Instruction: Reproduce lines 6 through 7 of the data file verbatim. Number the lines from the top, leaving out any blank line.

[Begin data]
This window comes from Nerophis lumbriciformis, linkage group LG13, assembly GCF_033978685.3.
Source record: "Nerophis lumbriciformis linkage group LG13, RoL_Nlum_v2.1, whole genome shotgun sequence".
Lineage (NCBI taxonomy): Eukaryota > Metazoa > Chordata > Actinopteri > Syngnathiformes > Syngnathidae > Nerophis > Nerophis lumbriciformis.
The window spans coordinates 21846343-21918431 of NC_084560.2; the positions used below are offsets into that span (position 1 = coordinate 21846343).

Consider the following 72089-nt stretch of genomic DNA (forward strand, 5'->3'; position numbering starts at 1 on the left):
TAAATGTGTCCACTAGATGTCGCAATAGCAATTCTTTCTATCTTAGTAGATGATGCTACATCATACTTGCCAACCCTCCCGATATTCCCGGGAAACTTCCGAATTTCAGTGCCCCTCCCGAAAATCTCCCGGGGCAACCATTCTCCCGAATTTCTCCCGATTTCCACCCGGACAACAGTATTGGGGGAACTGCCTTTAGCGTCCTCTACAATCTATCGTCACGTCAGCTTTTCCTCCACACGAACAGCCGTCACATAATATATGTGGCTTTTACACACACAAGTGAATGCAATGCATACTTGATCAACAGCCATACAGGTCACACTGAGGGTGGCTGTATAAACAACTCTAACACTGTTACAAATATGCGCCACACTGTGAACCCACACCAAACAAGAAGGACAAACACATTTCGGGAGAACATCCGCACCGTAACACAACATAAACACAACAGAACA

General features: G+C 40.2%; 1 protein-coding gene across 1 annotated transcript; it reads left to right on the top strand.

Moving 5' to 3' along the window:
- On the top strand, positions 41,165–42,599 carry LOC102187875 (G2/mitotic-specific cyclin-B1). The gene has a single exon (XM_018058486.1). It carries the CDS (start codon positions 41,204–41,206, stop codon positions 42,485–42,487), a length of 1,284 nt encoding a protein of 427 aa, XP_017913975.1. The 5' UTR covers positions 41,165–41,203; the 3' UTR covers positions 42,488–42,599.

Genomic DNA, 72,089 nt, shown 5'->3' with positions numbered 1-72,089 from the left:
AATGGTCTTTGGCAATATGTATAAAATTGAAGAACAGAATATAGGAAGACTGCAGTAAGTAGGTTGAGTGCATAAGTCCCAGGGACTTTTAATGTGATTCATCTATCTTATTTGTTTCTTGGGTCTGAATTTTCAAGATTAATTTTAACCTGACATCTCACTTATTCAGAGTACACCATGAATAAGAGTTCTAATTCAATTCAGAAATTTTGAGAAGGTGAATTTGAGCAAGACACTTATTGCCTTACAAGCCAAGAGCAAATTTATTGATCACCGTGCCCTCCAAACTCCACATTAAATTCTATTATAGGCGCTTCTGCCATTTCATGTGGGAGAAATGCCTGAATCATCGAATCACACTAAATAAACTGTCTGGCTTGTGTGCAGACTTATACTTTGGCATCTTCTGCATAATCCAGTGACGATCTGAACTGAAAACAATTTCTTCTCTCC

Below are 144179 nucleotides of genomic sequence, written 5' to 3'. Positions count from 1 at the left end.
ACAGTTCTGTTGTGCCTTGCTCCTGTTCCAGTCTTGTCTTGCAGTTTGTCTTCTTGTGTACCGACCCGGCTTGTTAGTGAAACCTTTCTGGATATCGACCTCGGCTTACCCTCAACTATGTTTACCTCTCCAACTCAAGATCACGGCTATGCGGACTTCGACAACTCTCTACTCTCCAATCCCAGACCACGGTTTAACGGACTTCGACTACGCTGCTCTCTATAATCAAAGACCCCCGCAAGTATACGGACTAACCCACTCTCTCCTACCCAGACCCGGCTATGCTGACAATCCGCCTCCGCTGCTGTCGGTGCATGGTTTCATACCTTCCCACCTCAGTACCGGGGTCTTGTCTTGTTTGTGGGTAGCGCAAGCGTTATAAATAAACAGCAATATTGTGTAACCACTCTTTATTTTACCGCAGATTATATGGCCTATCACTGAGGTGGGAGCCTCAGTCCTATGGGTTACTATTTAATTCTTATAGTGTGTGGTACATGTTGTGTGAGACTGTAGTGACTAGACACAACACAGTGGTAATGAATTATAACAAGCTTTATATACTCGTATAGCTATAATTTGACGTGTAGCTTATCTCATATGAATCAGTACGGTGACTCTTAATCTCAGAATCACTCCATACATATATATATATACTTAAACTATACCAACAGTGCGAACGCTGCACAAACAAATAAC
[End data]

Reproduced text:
TAAATGTGTCCACTAGATGTCGCAATAGCAATTCTTTCTATCTTAGTAGATGATGCTACATCATACTTGCCAACCCTCCCGATATTCCCGGGAAACTTCCGAATTTCAGTGCCCCTCCCGAAAATCTCCCGGGGCAACCATTCTCCCGAATTTCTCCCGATTTCCACCCGGACAACAGTATTGGGGGAACTGCCTTTAGCGTCCTCTACAATCTATCGTCACGTCAGCTTTTCCTCCACACGAACAGCCGTCACATAATATATGTGGCTTTTACACACACAAGTGAATGCAATGCATACTTGATCAACAGCCATACAGGTCACACTGAGGGTGGCTGTATAAACAACTCTAACACTGTTACAAATATGCGCCACACTGTGAACCCACACCAAACAAGAAGGACAAACACATTTCGGGAGAACATCCGCACCGTAACACAACATAAACACAACAGAACA

General features: G+C 40.2%; 1 protein-coding gene across 1 annotated transcript; it reads left to right on the top strand.